And I'm surrounded by 8 million people who feel the same way.

Oh, Austrian mothers say, "Red nicht mit vollem Mund," but they don't mean it. They probably say it when their own mouths are full of schnitzel or Sachertorte. I actually think talking with your mouth full probably improves pronunciation in German, especially with those glottal ch sounds.

So we all just sit around saying whatever we please whenever we please, with an accent improved by Braten and Kraut, and nobody cares. It's like utopia or something.

Tuesday, December 09, 2003

Good going, geniuses

If you want proof that the Austrian government isn't really any smarter than the U.S. government, check this out. We had two teachers retire on December 1 because of it. Idiots.
Total Crap, is more like it

I got sucked into watching Total Recall on T.V. last night (I know, you all saw it ten years ago; I want to talk about it now), and I have to say, it's clear that S. wasn't working on this movie in her Fact-Checker Role, because it's riddled with errors.

While I enjoy the scene at the end where Ah-nuld and his girlie get blown out onto the surface of Mars and their eyeballs start bulging out of their heads from lack of oxygen, I'm a little curious as to how they aren't FREEZING TO DEATH, as the average surface temperature on Mars is -60° C. After they magically get an atmosphere, they stand around and kiss in their shirtsleeves. In reality, their tongues should freeze together and leave them permanently attached, which I think would be a fitting fate.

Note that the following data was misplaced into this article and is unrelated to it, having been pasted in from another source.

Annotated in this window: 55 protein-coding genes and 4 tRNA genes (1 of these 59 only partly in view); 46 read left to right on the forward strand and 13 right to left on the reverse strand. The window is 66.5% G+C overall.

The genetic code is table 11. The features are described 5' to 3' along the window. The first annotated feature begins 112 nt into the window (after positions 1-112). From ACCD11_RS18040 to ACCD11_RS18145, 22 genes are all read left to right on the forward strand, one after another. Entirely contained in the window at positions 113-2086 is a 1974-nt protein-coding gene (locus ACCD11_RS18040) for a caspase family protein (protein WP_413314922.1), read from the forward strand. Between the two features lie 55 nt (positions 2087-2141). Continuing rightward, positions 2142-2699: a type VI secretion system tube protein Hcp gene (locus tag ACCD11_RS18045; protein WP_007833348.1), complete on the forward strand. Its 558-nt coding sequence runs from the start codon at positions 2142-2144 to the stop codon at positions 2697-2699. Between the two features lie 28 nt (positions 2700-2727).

Although if you think about it, everybody in this movie seems to be suffering from the symptoms of hypothermia: irrational behavior, clumsiness, failure to act like a human being.

Thursday, December 04, 2003

-ly is our friend

German doesn't have adverbs in the same way English does. I never noticed this before I started teaching English, but it makes for some particularly hilarious constructions when my kids try to figure out the difference between good and well. Example from class today:

"That was a really good made movie!"

This is a perfect sentence in German: "Dieser Film war echt gut gemacht." In English, it provokes some interesting facial contortions for me to avoid laughing outright.

Wednesday, December 03, 2003

You know that's like, flat and stuff, right?

As I understand it, net lights are supposed to save you the trouble of placing Christmas lights neatly on your bushes and trees and whatever else.

This is not how the Austrians understand net lights. Here, net lights are most commonly found draped against walls, making random squares of equidistantly spaced white lights. There's no rhyme or reason to it. They just hang there. My internat is a chief offender, with net lights hanging out the window in two separate spots on the building, which is otherwise unadorned. It looks SO random. I love it.